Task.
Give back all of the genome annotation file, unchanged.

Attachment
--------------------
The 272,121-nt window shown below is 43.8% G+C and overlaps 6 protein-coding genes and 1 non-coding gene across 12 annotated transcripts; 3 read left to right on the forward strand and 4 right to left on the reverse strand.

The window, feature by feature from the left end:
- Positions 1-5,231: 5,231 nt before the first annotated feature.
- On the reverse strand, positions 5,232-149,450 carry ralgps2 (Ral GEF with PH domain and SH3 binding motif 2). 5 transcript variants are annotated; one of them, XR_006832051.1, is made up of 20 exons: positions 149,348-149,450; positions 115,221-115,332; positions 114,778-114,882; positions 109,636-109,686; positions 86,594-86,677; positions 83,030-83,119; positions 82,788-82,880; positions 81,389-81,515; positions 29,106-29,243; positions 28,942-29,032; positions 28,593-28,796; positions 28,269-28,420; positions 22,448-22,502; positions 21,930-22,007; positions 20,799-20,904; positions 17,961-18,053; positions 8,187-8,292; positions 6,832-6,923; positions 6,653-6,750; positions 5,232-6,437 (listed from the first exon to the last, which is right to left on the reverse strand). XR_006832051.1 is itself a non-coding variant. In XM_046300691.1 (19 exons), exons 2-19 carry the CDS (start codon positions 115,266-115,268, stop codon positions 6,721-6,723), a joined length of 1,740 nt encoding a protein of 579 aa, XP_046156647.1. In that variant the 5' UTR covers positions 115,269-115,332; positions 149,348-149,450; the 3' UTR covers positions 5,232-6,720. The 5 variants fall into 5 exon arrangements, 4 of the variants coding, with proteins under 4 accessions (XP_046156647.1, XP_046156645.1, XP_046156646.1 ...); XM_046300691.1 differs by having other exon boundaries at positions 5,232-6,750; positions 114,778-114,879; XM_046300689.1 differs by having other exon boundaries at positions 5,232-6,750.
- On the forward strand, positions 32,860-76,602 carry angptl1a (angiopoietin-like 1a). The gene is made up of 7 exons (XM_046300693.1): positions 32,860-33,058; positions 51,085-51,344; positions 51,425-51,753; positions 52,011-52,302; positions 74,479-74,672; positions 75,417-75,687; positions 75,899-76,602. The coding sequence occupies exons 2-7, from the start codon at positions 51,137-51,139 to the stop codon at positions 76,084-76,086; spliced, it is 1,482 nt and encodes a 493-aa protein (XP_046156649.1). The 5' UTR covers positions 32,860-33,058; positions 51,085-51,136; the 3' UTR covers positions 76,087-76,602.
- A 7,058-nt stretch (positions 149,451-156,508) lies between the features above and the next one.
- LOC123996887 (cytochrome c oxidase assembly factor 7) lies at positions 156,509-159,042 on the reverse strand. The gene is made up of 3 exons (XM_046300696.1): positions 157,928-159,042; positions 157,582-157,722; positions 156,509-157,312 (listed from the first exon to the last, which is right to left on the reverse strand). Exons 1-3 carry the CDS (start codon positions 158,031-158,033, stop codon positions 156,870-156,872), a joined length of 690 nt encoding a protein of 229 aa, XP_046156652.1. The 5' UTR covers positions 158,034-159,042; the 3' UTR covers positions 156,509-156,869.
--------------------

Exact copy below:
The 272,121-nt window shown below is 43.8% G+C and overlaps 6 protein-coding genes and 1 non-coding gene across 12 annotated transcripts; 3 read left to right on the forward strand and 4 right to left on the reverse strand.

The window, feature by feature from the left end:
- Positions 1-5,231: 5,231 nt before the first annotated feature.
- On the reverse strand, positions 5,232-149,450 carry ralgps2 (Ral GEF with PH domain and SH3 binding motif 2). 5 transcript variants are annotated; one of them, XR_006832051.1, is made up of 20 exons: positions 149,348-149,450; positions 115,221-115,332; positions 114,778-114,882; positions 109,636-109,686; positions 86,594-86,677; positions 83,030-83,119; positions 82,788-82,880; positions 81,389-81,515; positions 29,106-29,243; positions 28,942-29,032; positions 28,593-28,796; positions 28,269-28,420; positions 22,448-22,502; positions 21,930-22,007; positions 20,799-20,904; positions 17,961-18,053; positions 8,187-8,292; positions 6,832-6,923; positions 6,653-6,750; positions 5,232-6,437 (listed from the first exon to the last, which is right to left on the reverse strand). XR_006832051.1 is itself a non-coding variant. In XM_046300691.1 (19 exons), exons 2-19 carry the CDS (start codon positions 115,266-115,268, stop codon positions 6,721-6,723), a joined length of 1,740 nt encoding a protein of 579 aa, XP_046156647.1. In that variant the 5' UTR covers positions 115,269-115,332; positions 149,348-149,450; the 3' UTR covers positions 5,232-6,720. The 5 variants fall into 5 exon arrangements, 4 of the variants coding, with proteins under 4 accessions (XP_046156647.1, XP_046156645.1, XP_046156646.1 ...); XM_046300691.1 differs by having other exon boundaries at positions 5,232-6,750; positions 114,778-114,879; XM_046300689.1 differs by having other exon boundaries at positions 5,232-6,750.
- On the forward strand, positions 32,860-76,602 carry angptl1a (angiopoietin-like 1a). The gene is made up of 7 exons (XM_046300693.1): positions 32,860-33,058; positions 51,085-51,344; positions 51,425-51,753; positions 52,011-52,302; positions 74,479-74,672; positions 75,417-75,687; positions 75,899-76,602. The coding sequence occupies exons 2-7, from the start codon at positions 51,137-51,139 to the stop codon at positions 76,084-76,086; spliced, it is 1,482 nt and encodes a 493-aa protein (XP_046156649.1). The 5' UTR covers positions 32,860-33,058; positions 51,085-51,136; the 3' UTR covers positions 76,087-76,602.
- A 7,058-nt stretch (positions 149,451-156,508) lies between the features above and the next one.
- LOC123996887 (cytochrome c oxidase assembly factor 7) lies at positions 156,509-159,042 on the reverse strand. The gene is made up of 3 exons (XM_046300696.1): positions 157,928-159,042; positions 157,582-157,722; positions 156,509-157,312 (listed from the first exon to the last, which is right to left on the reverse strand). Exons 1-3 carry the CDS (start codon positions 158,031-158,033, stop codon positions 156,870-156,872), a joined length of 690 nt encoding a protein of 229 aa, XP_046156652.1. The 5' UTR covers positions 158,034-159,042; the 3' UTR covers positions 156,509-156,869.